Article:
At a forum Wednesday in South Carolina, Hillary Clinton will introduce a proposal that would offer businesses a $1,500 tax credit for every worker hired to a government-rated earn-and-learn apprenticeship.
The program, meant to target stubbornly high unemployment rates among young Americans, would require apprentices to be registered with state or federal regulators, and make qualifying apprenticeship programs subject to standards and outcome measures, according to a senior campaign aide.
Clinton's return to South Carolina for an event at Trident Technical College in North Charleston marks the third leg of a whirlwind tour of early primary states following a campaign launch event Saturday. In New York, Clinton spoke in broad terms of her commitment to shared prosperity and progressive solutions to inequities in the job market.
But persistent demands for more specifics, led by Democratic primary opponents Sen. Bernie Sanders (I-Vt.) and former Maryland Gov. Martin O'Malley, now has the campaign promising to roll out a series of detailed policy ideas over the course of the summer.
On Thursday, Clinton will take aim at workers between the ages of 18 and 34, for whom the May jobless rate grew to 7.8%, more than two points higher than the national average. Among young African-Americans, that figure jumps to 14.6%:
Upping the ante: Though more prominent in a number of Western European countries, government-regulated apprenticeship programs have a history in the U.S. dating back to 1937, when President Franklin D. Roosevelt signed the National Apprenticeship Act.
The goal then was to protect young people working as apprentices from predatory business owners. More recently, the Obama administration in March set aside $100 million in federal funds to facilitate job training for individuals in "technology and other in-demand fields" with "evidence-based strategies" like Registered Apprenticeships.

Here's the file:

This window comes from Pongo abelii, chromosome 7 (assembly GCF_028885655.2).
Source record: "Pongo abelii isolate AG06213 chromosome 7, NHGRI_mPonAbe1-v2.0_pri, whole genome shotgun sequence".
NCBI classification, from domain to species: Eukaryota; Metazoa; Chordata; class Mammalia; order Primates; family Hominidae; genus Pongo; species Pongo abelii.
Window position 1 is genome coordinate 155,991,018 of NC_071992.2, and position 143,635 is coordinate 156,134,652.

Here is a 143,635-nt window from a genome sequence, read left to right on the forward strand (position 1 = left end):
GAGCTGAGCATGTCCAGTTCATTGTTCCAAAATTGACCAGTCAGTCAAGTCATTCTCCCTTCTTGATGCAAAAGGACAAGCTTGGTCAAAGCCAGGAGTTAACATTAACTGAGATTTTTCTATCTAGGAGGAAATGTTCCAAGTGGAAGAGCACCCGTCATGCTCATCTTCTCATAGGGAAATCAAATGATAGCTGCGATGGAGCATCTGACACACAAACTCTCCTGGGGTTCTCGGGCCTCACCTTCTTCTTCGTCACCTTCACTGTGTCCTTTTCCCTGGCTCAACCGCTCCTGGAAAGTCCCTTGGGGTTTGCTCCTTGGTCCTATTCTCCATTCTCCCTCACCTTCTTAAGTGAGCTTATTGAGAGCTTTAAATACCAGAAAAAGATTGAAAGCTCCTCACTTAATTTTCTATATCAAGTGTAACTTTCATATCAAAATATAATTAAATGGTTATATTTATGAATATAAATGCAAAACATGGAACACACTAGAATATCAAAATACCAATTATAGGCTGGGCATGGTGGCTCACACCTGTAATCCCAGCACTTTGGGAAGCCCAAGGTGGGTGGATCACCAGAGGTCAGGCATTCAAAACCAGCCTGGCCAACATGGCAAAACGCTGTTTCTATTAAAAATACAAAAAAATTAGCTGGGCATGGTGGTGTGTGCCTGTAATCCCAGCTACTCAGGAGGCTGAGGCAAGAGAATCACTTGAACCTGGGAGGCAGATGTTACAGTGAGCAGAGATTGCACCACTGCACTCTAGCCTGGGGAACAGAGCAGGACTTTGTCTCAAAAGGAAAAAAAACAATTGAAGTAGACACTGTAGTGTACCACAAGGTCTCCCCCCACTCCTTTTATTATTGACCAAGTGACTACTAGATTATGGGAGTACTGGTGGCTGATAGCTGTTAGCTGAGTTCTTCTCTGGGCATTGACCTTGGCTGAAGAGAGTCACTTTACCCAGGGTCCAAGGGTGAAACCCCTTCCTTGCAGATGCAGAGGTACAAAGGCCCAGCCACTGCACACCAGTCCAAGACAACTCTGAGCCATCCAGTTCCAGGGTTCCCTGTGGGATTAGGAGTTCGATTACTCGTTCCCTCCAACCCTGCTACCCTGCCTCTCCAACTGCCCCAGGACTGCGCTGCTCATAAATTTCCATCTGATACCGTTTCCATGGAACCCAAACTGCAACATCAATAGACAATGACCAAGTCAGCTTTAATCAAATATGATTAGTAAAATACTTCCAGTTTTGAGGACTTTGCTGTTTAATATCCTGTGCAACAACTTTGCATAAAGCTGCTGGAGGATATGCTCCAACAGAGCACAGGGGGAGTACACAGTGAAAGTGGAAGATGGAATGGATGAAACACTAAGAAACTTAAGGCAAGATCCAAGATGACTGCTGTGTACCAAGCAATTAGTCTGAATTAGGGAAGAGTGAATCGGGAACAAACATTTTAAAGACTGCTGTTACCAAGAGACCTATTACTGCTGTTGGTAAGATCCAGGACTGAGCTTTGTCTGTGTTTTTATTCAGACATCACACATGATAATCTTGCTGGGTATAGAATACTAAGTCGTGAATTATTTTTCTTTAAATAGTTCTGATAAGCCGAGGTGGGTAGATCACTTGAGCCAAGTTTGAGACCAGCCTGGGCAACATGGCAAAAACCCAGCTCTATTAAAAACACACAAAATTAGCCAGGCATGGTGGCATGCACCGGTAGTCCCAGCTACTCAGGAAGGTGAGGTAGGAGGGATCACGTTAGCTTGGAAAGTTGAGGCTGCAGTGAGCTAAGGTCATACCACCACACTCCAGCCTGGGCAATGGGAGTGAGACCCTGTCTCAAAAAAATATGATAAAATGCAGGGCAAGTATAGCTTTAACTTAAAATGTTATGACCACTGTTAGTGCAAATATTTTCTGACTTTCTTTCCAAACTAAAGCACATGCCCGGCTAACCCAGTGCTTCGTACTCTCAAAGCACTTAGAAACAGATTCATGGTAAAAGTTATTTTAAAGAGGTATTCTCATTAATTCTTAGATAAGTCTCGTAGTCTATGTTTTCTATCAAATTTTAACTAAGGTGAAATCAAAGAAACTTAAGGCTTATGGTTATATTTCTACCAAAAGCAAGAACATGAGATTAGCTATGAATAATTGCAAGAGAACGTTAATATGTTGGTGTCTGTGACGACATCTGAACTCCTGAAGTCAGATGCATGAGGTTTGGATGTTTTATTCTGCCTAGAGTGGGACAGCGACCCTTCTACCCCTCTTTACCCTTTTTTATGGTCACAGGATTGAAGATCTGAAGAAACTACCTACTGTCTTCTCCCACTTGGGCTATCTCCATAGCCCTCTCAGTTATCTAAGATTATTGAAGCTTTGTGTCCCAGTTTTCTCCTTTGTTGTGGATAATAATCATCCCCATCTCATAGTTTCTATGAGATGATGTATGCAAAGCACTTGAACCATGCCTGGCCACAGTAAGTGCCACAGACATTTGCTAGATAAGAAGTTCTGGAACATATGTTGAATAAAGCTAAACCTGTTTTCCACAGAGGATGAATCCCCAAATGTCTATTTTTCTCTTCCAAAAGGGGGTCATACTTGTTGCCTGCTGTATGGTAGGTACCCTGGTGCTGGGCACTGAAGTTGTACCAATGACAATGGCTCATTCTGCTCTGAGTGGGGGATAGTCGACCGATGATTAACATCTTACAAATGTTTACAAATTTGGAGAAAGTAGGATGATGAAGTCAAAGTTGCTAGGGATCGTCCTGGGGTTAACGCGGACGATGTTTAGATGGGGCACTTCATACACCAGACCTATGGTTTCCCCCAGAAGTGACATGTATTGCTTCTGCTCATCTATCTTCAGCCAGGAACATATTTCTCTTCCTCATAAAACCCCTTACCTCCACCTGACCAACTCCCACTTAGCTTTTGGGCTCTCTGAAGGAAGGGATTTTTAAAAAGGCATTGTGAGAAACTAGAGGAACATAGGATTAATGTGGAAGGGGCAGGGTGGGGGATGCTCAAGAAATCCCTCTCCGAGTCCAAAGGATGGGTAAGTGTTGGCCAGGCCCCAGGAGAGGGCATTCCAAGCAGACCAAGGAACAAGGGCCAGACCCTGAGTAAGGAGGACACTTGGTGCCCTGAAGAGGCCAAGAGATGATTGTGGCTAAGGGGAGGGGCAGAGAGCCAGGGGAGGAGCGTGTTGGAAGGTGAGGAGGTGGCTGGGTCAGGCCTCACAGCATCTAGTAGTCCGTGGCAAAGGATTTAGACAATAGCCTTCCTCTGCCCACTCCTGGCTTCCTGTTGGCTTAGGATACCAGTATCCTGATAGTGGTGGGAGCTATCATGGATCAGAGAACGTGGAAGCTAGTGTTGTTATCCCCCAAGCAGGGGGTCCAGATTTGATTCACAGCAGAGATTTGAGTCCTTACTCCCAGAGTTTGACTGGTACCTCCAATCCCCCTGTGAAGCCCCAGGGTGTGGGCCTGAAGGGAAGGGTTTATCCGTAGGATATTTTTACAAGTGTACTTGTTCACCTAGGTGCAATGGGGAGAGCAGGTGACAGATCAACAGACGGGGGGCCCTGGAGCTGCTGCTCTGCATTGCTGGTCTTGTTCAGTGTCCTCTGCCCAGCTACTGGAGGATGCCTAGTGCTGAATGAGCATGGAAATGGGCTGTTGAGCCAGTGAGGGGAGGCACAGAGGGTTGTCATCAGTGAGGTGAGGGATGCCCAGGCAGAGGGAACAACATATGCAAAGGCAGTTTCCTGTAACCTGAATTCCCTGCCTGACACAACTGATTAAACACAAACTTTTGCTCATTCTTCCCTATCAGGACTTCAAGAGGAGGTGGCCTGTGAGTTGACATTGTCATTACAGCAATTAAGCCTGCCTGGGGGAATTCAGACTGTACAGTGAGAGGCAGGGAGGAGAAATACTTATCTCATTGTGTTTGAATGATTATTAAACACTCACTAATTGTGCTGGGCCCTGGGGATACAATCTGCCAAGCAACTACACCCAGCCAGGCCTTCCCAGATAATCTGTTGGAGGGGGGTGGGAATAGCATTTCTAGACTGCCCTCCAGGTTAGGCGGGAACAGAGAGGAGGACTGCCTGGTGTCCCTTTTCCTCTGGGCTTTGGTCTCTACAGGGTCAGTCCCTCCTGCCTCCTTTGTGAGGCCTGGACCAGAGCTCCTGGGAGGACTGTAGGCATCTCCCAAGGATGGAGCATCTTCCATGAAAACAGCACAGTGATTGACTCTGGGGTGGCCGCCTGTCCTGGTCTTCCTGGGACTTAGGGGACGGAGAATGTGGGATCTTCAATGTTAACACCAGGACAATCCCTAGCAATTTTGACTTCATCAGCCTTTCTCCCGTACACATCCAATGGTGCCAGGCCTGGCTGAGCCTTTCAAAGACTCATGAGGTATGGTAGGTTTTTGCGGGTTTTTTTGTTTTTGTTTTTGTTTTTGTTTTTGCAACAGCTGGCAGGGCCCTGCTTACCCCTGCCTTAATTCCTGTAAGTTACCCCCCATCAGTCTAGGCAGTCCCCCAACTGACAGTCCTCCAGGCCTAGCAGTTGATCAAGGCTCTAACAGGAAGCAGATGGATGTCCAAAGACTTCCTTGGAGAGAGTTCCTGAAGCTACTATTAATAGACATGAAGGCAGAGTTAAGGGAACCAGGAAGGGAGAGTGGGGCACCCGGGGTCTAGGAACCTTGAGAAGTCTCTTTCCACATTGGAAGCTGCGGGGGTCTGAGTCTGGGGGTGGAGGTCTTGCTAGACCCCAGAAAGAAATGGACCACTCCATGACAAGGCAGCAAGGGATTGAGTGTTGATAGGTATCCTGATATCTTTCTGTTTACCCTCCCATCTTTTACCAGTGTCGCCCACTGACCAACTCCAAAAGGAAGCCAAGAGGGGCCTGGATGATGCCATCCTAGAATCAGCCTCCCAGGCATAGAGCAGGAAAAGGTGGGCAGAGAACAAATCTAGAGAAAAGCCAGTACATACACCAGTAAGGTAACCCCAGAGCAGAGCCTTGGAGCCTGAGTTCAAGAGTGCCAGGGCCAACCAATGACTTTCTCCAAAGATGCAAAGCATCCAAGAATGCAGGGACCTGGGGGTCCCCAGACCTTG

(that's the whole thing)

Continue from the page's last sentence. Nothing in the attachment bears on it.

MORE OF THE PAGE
In 2014, the think tank Young Invincibles cited Labor Department statistics in a report that found apprenticeships to be "extraordinarily profitable for the federal government, resulting in $50 in government revenue for every federal dollar invested, an eye-opening 5,000% return on investment."
The campaign will likely point to the latter estimates to answer critics concerned about the cost of handing out what Clinton hopes will be millions of dollars in new tax credits to employers.
To young voters, the pitch is simpler: According to research published in 2012 by Mathematica Policy Research, young people who participated in Registered Apprenticeship programs (there were 450,000 on the roll in 2010) "earned an average of $5,839 more than similar nonparticipants."
Over a lifetime in the workforce, the estimated earnings advantage for apprenticeship program alumni is nearly $100,000. And that doesn't begin to account for the cash saved by forgoing expensive, if in certain cases unnecessary, higher education programs which contributed to making the Class of 2015 the most heavily indebted in American history.